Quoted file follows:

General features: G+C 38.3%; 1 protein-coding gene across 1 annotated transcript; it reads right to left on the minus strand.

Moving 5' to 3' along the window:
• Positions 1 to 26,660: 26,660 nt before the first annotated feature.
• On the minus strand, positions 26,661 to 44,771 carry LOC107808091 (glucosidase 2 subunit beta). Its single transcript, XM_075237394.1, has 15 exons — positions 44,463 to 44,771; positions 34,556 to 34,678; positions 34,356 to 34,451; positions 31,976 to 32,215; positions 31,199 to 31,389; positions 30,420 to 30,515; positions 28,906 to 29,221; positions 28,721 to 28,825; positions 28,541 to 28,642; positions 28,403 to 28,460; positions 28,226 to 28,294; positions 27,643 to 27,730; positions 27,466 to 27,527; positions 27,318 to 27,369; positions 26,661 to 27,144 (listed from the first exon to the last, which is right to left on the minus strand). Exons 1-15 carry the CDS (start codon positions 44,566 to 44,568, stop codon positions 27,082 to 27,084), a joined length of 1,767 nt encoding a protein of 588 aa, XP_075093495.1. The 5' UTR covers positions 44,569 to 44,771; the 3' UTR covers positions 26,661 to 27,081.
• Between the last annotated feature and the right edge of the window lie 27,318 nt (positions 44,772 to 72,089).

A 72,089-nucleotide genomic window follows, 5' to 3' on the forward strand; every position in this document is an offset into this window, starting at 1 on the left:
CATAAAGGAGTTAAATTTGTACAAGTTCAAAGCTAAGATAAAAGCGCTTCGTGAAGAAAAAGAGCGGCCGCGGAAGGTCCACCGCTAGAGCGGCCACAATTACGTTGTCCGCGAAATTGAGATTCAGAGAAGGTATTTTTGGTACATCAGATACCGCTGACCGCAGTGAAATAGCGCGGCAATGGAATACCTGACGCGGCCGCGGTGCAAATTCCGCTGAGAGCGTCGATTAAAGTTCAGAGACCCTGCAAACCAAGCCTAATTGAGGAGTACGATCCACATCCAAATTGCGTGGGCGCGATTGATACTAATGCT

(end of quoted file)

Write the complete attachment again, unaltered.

General features: G+C 38.3%; 1 protein-coding gene across 1 annotated transcript; it reads right to left on the minus strand.

Moving 5' to 3' along the window:
• Positions 1 to 26,660: 26,660 nt before the first annotated feature.
• On the minus strand, positions 26,661 to 44,771 carry LOC107808091 (glucosidase 2 subunit beta). Its single transcript, XM_075237394.1, has 15 exons — positions 44,463 to 44,771; positions 34,556 to 34,678; positions 34,356 to 34,451; positions 31,976 to 32,215; positions 31,199 to 31,389; positions 30,420 to 30,515; positions 28,906 to 29,221; positions 28,721 to 28,825; positions 28,541 to 28,642; positions 28,403 to 28,460; positions 28,226 to 28,294; positions 27,643 to 27,730; positions 27,466 to 27,527; positions 27,318 to 27,369; positions 26,661 to 27,144 (listed from the first exon to the last, which is right to left on the minus strand). Exons 1-15 carry the CDS (start codon positions 44,566 to 44,568, stop codon positions 27,082 to 27,084), a joined length of 1,767 nt encoding a protein of 588 aa, XP_075093495.1. The 5' UTR covers positions 44,569 to 44,771; the 3' UTR covers positions 26,661 to 27,081.
• Between the last annotated feature and the right edge of the window lie 27,318 nt (positions 44,772 to 72,089).

A 72,089-nucleotide genomic window follows, 5' to 3' on the forward strand; every position in this document is an offset into this window, starting at 1 on the left:
CATAAAGGAGTTAAATTTGTACAAGTTCAAAGCTAAGATAAAAGCGCTTCGTGAAGAAAAAGAGCGGCCGCGGAAGGTCCACCGCTAGAGCGGCCACAATTACGTTGTCCGCGAAATTGAGATTCAGAGAAGGTATTTTTGGTACATCAGATACCGCTGACCGCAGTGAAATAGCGCGGCAATGGAATACCTGACGCGGCCGCGGTGCAAATTCCGCTGAGAGCGTCGATTAAAGTTCAGAGACCCTGCAAACCAAGCCTAATTGAGGAGTACGATCCACATCCAAATTGCGTGGGCGCGATTGATACTAATGCT